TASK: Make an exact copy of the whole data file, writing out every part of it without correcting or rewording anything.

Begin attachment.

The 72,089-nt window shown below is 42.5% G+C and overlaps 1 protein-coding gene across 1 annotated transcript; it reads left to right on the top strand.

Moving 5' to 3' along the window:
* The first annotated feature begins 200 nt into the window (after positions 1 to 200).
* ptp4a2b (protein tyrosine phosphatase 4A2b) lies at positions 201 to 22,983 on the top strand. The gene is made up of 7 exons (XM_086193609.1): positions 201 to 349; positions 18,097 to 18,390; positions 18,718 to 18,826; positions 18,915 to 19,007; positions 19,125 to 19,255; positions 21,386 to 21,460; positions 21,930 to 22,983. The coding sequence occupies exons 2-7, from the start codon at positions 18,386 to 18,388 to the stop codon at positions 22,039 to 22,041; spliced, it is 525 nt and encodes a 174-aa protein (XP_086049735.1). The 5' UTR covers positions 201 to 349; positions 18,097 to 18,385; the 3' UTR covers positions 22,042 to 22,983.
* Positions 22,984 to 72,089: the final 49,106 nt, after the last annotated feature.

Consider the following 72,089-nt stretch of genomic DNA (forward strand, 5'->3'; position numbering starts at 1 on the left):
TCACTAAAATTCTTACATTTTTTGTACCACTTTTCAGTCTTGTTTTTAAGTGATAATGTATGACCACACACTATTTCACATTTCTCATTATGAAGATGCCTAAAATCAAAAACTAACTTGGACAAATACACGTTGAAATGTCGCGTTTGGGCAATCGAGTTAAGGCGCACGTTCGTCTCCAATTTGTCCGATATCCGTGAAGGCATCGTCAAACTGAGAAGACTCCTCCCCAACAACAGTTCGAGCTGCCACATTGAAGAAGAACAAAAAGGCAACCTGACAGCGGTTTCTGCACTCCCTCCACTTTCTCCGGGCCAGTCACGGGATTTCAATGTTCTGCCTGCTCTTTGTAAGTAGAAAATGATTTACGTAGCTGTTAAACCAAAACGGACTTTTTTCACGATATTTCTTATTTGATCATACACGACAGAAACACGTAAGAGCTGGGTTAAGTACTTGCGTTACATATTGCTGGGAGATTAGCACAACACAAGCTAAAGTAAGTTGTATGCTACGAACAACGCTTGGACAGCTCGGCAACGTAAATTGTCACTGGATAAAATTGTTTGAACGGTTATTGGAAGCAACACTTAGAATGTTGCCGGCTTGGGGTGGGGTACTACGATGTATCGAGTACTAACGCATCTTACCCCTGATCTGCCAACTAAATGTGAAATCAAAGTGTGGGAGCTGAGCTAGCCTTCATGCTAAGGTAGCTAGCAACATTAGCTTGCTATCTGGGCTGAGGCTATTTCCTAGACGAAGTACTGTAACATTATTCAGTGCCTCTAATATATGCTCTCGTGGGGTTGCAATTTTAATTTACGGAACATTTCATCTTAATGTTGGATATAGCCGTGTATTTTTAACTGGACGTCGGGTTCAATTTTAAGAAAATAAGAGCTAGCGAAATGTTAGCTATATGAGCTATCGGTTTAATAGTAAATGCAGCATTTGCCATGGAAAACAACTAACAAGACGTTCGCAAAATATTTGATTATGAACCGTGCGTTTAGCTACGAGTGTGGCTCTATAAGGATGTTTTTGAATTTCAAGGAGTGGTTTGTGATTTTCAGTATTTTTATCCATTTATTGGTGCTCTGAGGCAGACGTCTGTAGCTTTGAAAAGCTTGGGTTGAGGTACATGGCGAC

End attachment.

The 72,089-nt window shown below is 42.5% G+C and overlaps 1 protein-coding gene across 1 annotated transcript; it reads left to right on the top strand.

Moving 5' to 3' along the window:
* The first annotated feature begins 200 nt into the window (after positions 1 to 200).
* ptp4a2b (protein tyrosine phosphatase 4A2b) lies at positions 201 to 22,983 on the top strand. The gene is made up of 7 exons (XM_086193609.1): positions 201 to 349; positions 18,097 to 18,390; positions 18,718 to 18,826; positions 18,915 to 19,007; positions 19,125 to 19,255; positions 21,386 to 21,460; positions 21,930 to 22,983. The coding sequence occupies exons 2-7, from the start codon at positions 18,386 to 18,388 to the stop codon at positions 22,039 to 22,041; spliced, it is 525 nt and encodes a 174-aa protein (XP_086049735.1). The 5' UTR covers positions 201 to 349; positions 18,097 to 18,385; the 3' UTR covers positions 22,042 to 22,983.
* Positions 22,984 to 72,089: the final 49,106 nt, after the last annotated feature.

Consider the following 72,089-nt stretch of genomic DNA (forward strand, 5'->3'; position numbering starts at 1 on the left):
TCACTAAAATTCTTACATTTTTTGTACCACTTTTCAGTCTTGTTTTTAAGTGATAATGTATGACCACACACTATTTCACATTTCTCATTATGAAGATGCCTAAAATCAAAAACTAACTTGGACAAATACACGTTGAAATGTCGCGTTTGGGCAATCGAGTTAAGGCGCACGTTCGTCTCCAATTTGTCCGATATCCGTGAAGGCATCGTCAAACTGAGAAGACTCCTCCCCAACAACAGTTCGAGCTGCCACATTGAAGAAGAACAAAAAGGCAACCTGACAGCGGTTTCTGCACTCCCTCCACTTTCTCCGGGCCAGTCACGGGATTTCAATGTTCTGCCTGCTCTTTGTAAGTAGAAAATGATTTACGTAGCTGTTAAACCAAAACGGACTTTTTTCACGATATTTCTTATTTGATCATACACGACAGAAACACGTAAGAGCTGGGTTAAGTACTTGCGTTACATATTGCTGGGAGATTAGCACAACACAAGCTAAAGTAAGTTGTATGCTACGAACAACGCTTGGACAGCTCGGCAACGTAAATTGTCACTGGATAAAATTGTTTGAACGGTTATTGGAAGCAACACTTAGAATGTTGCCGGCTTGGGGTGGGGTACTACGATGTATCGAGTACTAACGCATCTTACCCCTGATCTGCCAACTAAATGTGAAATCAAAGTGTGGGAGCTGAGCTAGCCTTCATGCTAAGGTAGCTAGCAACATTAGCTTGCTATCTGGGCTGAGGCTATTTCCTAGACGAAGTACTGTAACATTATTCAGTGCCTCTAATATATGCTCTCGTGGGGTTGCAATTTTAATTTACGGAACATTTCATCTTAATGTTGGATATAGCCGTGTATTTTTAACTGGACGTCGGGTTCAATTTTAAGAAAATAAGAGCTAGCGAAATGTTAGCTATATGAGCTATCGGTTTAATAGTAAATGCAGCATTTGCCATGGAAAACAACTAACAAGACGTTCGCAAAATATTTGATTATGAACCGTGCGTTTAGCTACGAGTGTGGCTCTATAAGGATGTTTTTGAATTTCAAGGAGTGGTTTGTGATTTTCAGTATTTTTATCCATTTATTGGTGCTCTGAGGCAGACGTCTGTAGCTTTGAAAAGCTTGGGTTGAGGTACATGGCGAC